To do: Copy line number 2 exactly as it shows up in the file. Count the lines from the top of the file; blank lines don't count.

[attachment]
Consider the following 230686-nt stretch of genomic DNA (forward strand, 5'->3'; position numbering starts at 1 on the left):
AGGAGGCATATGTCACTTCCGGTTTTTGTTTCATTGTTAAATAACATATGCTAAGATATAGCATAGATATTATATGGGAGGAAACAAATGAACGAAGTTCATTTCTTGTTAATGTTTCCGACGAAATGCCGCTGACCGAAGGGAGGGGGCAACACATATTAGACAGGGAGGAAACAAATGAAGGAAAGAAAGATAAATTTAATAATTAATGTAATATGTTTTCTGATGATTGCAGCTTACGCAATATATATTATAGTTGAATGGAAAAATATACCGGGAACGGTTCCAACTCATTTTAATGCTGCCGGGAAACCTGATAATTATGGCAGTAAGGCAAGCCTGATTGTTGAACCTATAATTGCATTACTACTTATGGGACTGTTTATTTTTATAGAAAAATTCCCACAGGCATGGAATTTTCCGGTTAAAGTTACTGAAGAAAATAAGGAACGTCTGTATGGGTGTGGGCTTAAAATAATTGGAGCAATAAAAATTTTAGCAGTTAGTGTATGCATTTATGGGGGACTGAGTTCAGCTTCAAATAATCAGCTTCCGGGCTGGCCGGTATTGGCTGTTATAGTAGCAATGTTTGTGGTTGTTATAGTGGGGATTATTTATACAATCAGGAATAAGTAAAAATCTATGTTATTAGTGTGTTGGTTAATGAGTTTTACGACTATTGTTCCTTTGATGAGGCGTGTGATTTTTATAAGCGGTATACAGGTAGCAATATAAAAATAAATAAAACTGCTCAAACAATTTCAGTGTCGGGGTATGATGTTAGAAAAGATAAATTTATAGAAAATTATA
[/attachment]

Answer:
AGGAGGCATATGTCACTTCCGGTTTTTGTTTCATTGTTAAATAACATATGCTAAGATATAGCATAGATATTATATGGGAGGAAACAAATGAACGAAGTTCATTTCTTGTTAATGTTTCCGACGAAATGCCGCTGACCGAAGGGAGGGGGCAACACATATTAGACAGGGAGGAAACAAATGAAGGAAAGAAAGATAAATTTAATAATTAATGTAATATGTTTTCTGATGATTGCAGCTTACGCAATATATATTATAGTTGAATGGAAAAATATACCGGGAACGGTTCCAACTCATTTTAATGCTGCCGGGAAACCTGATAATTATGGCAGTAAGGCAAGCCTGATTGTTGAACCTATAATTGCATTACTACTTATGGGACTGTTTATTTTTATAGAAAAATTCCCACAGGCATGGAATTTTCCGGTTAAAGTTACTGAAGAAAATAAGGAACGTCTGTATGGGTGTGGGCTTAAAATAATTGGAGCAATAAAAATTTTAGCAGTTAGTGTATGCATTTATGGGGGACTGAGTTCAGCTTCAAATAATCAGCTTCCGGGCTGGCCGGTATTGGCTGTTATAGTAGCAATGTTTGTGGTTGTTATAGTGGGGATTATTTATACAATCAGGAATAAGTAAAAATCTATGTTATTAGTGTGTTGGTTAATGAGTTTTACGACTATTGTTCCTTTGATGAGGCGTGTGATTTTTATAAGCGGTATACAGGTAGCAATATAAAAATAAATAAAACTGCTCAAACAATTTCAGTGTCGGGGTATGATGTTAGAAAAGATAAATTTATAGAAAATTATA